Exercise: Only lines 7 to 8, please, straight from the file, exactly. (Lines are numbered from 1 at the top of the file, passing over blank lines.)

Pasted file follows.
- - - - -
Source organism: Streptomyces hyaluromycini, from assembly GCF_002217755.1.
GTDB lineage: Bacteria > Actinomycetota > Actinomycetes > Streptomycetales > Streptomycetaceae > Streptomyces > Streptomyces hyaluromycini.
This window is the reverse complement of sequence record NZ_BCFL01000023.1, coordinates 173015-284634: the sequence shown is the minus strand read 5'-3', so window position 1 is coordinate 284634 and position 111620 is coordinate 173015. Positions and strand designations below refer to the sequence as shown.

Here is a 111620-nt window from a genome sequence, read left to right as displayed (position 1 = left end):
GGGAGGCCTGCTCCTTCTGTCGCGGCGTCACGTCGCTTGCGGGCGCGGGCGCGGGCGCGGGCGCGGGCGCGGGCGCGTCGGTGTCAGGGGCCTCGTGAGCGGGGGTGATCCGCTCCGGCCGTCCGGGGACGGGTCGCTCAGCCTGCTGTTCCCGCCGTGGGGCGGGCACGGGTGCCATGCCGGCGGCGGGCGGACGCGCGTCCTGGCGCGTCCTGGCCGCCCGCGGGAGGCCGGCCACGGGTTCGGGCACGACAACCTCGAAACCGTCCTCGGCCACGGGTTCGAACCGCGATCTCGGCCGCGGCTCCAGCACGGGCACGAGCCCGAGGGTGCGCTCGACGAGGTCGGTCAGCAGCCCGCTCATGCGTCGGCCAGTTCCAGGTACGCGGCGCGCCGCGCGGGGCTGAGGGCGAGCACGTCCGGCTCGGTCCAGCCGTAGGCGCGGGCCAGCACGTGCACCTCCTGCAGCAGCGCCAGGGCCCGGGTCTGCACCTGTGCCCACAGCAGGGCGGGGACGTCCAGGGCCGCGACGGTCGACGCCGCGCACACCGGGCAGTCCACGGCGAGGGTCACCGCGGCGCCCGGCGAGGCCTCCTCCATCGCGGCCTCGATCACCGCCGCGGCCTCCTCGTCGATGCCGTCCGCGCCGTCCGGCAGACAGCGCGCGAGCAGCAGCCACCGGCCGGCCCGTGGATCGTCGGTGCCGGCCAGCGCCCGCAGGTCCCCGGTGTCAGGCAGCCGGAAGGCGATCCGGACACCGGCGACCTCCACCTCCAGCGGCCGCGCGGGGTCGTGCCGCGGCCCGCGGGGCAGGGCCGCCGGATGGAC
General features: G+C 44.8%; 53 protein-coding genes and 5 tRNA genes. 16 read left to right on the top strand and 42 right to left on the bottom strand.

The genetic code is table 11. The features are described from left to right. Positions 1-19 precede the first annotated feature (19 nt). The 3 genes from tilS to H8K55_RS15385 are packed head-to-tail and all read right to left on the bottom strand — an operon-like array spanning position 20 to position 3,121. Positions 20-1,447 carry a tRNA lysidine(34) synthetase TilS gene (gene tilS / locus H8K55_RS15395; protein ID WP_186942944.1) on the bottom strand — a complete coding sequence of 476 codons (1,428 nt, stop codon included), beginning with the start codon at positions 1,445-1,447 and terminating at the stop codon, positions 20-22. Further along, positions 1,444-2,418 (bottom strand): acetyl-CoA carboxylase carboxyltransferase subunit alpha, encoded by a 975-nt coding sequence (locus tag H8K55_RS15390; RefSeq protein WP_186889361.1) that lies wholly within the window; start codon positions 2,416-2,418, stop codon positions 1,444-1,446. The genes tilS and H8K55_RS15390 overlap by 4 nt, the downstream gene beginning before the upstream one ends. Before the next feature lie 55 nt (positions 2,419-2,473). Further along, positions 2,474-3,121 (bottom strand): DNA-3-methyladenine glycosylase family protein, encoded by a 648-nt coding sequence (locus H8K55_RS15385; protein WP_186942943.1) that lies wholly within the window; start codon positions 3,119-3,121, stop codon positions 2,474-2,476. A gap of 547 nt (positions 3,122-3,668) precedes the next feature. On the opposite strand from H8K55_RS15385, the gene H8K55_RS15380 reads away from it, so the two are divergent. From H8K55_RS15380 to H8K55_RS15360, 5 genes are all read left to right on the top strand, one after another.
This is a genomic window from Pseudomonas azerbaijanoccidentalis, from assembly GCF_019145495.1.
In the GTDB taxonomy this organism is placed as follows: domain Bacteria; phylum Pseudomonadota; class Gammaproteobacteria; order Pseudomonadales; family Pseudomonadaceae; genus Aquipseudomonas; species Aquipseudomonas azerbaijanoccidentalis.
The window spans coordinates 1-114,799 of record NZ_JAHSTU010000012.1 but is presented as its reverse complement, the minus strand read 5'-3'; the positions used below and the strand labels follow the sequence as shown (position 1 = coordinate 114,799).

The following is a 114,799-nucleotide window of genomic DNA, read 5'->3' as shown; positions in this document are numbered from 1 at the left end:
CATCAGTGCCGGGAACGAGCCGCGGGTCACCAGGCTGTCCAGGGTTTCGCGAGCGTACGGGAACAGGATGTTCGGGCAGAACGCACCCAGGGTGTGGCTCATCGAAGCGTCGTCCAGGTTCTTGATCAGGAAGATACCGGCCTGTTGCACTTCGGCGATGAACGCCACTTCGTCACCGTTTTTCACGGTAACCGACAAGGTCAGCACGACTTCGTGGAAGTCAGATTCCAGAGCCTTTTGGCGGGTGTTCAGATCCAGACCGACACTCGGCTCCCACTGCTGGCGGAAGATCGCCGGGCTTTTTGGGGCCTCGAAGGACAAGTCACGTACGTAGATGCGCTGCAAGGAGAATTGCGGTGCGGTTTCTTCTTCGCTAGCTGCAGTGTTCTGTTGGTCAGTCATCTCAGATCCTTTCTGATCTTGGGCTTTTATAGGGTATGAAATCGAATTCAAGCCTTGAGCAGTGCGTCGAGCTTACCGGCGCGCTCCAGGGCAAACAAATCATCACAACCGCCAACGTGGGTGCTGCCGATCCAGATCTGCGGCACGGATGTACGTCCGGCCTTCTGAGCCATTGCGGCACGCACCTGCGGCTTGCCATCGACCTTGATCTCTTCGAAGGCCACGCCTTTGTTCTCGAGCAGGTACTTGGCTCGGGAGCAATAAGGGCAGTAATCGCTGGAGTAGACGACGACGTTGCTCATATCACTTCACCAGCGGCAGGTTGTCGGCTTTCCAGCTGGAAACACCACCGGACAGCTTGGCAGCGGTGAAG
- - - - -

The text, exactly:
The genetic code is table 11. The features are described from left to right. Positions 1-19 precede the first annotated feature (19 nt). The 3 genes from tilS to H8K55_RS15385 are packed head-to-tail and all read right to left on the bottom strand — an operon-like array spanning position 20 to position 3,121. Positions 20-1,447 carry a tRNA lysidine(34) synthetase TilS gene (gene tilS / locus H8K55_RS15395; protein ID WP_186942944.1) on the bottom strand — a complete coding sequence of 476 codons (1,428 nt, stop codon included), beginning with the start codon at positions 1,445-1,447 and terminating at the stop codon, positions 20-22. Further along, positions 1,444-2,418 (bottom strand): acetyl-CoA carboxylase carboxyltransferase subunit alpha, encoded by a 975-nt coding sequence (locus tag H8K55_RS15390; RefSeq protein WP_186889361.1) that lies wholly within the window; start codon positions 2,416-2,418, stop codon positions 1,444-1,446. The genes tilS and H8K55_RS15390 overlap by 4 nt, the downstream gene beginning before the upstream one ends. Before the next feature lie 55 nt (positions 2,419-2,473). Further along, positions 2,474-3,121 (bottom strand): DNA-3-methyladenine glycosylase family protein, encoded by a 648-nt coding sequence (locus H8K55_RS15385; protein WP_186942943.1) that lies wholly within the window; start codon positions 3,119-3,121, stop codon positions 2,474-2,476. A gap of 547 nt (positions 3,122-3,668) precedes the next feature. On the opposite strand from H8K55_RS15385, the gene H8K55_RS15380 reads away from it, so the two are divergent. From H8K55_RS15380 to H8K55_RS15360, 5 genes are all read left to right on the top strand, one after another.
This is a genomic window from Pseudomonas azerbaijanoccidentalis, from assembly GCF_019145495.1.